But her need for independence is not always understood by everyone. Liza laughs as she recounts how well-meaning relatives instruct her to sit when she'd rather stand, try to feed her at the table and pop chanachur into her mouth. She talks of how she gets pushed and pulled at social gatherings, reminding me of the presenter back home of a radio programme for the blind who complained of being generously helped while at railway stations on to trains he never wanted to board in the first place. Even if he had, finding an empty seat would be a more thoughtful way to help him than locating the train door, which is fairly obvious after all.

On the whole, however, Liza says that people are mostly kind and helpful to her, and can only recall one incident of malice from many years ago when a rickshaw driver convinced her that the 100 taka note she was handing over was actually only a 10 taka note.

Life is made easier by technology of course, of which the most obvious example is Braille. Devised way back in 1821 by the Frenchman Louis Braille, this system which most blind people use to read and write is based on rectangular boxes or cells, each comprising six dots, which are raised in any one of sixty-four different permutations. Each cell forms a letter of the alphabet. Liza uses a complex machine to write Braille, by punching the right combinations onto a card held in a metal frame, and then is able to read swiftly by trailing her fingers across the page. The speed and sensitivity are impressive: my own fingers, when they touch the script, feel hardly a thing.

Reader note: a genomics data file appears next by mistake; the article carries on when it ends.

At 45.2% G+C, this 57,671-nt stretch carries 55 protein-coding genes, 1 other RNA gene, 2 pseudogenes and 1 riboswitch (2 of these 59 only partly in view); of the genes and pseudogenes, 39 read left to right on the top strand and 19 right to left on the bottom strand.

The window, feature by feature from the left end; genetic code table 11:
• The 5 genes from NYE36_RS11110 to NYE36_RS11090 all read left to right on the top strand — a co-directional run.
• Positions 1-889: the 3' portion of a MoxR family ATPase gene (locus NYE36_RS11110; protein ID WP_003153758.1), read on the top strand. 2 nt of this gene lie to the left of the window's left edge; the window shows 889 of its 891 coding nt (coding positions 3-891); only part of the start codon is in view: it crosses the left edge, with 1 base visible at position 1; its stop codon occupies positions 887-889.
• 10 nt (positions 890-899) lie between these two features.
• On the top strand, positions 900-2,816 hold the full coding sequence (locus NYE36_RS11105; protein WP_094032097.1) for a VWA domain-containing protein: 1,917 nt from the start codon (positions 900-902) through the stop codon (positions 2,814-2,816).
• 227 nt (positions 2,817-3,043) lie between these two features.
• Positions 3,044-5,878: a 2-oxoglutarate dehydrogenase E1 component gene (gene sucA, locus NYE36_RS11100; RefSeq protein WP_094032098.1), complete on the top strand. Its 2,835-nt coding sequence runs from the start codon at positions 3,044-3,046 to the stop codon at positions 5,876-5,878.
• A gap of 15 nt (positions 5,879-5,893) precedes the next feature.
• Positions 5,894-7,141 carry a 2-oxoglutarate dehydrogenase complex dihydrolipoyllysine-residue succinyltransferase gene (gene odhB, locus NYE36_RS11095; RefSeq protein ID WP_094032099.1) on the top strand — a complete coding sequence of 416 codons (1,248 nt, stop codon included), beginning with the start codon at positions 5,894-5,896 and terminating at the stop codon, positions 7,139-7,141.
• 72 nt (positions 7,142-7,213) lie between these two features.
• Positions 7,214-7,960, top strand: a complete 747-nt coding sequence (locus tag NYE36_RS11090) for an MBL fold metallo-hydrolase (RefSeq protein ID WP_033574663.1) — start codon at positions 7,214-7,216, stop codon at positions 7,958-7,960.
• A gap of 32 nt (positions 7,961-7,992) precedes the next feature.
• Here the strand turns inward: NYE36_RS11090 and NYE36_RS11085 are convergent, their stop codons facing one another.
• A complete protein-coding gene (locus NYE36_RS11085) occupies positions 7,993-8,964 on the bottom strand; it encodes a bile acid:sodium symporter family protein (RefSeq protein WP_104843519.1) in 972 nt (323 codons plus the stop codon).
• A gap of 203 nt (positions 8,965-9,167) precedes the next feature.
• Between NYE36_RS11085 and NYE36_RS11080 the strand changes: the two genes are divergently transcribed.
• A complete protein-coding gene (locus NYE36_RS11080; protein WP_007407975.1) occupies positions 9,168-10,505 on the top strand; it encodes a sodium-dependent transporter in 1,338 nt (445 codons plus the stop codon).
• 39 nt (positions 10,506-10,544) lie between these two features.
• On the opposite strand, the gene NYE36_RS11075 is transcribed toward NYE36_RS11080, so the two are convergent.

Then there's the computer software, with its voice-activated instructions and ability to describe its own operations through a mechanical voice of its own. Her mobile is of course a godsend, although the handsets which can read sms out loud are prohibitively expensive. Late in the afternoon, I am suddenly surprised by a disembodied voice saying “It's now five o'clock”. This of course is Liza's speaking watch.

But despite access to such technology, some of the mainstays of unsighted life in the west are unavailable. Above all there are no guide dogs, which Liza maintains would be confused by the mud and the unevenness of the streets. And it is here on the streets that she faces her biggest obstacle the crowds, the wayward traffic, and the fact that the buses hardly stop at all en route, let alone at designated locations.

There are wider social challenges of course. Despite the fact that Liza went to a special school where they followed the national curriculum with the aid of Braille books, there are very few specially equipped schools in the country for people with low vision or visual impairment: only one per district. Meanwhile, teachers in mainstream schools are generally unaware of how to accommodate such pupils, although inclusive education programs are currently being planned nationwide to raise awareness of this and other disabilities. Liza adds that later in life, jobs are hard to come by: most blind people end up as teachers or trainers. There are anti-discrimination policies at national level, she maintains, which are designed to offset the disadvantages of visual impairment, but in a familiar refrain, she observes that these are never fully implemented.

If Liza has a message for the general public it's simply that she wants blind people to be treated as normal. And as I prepare to leave the office, SARPV's Chief Executive Shahidul Haque, echoes her words. “Just remember that” he says, “everyone is a potential candidate for disability. It could happen to you quite easily. So when you make allowances, when you try to understand, don't do it for us, do it for yourselves.”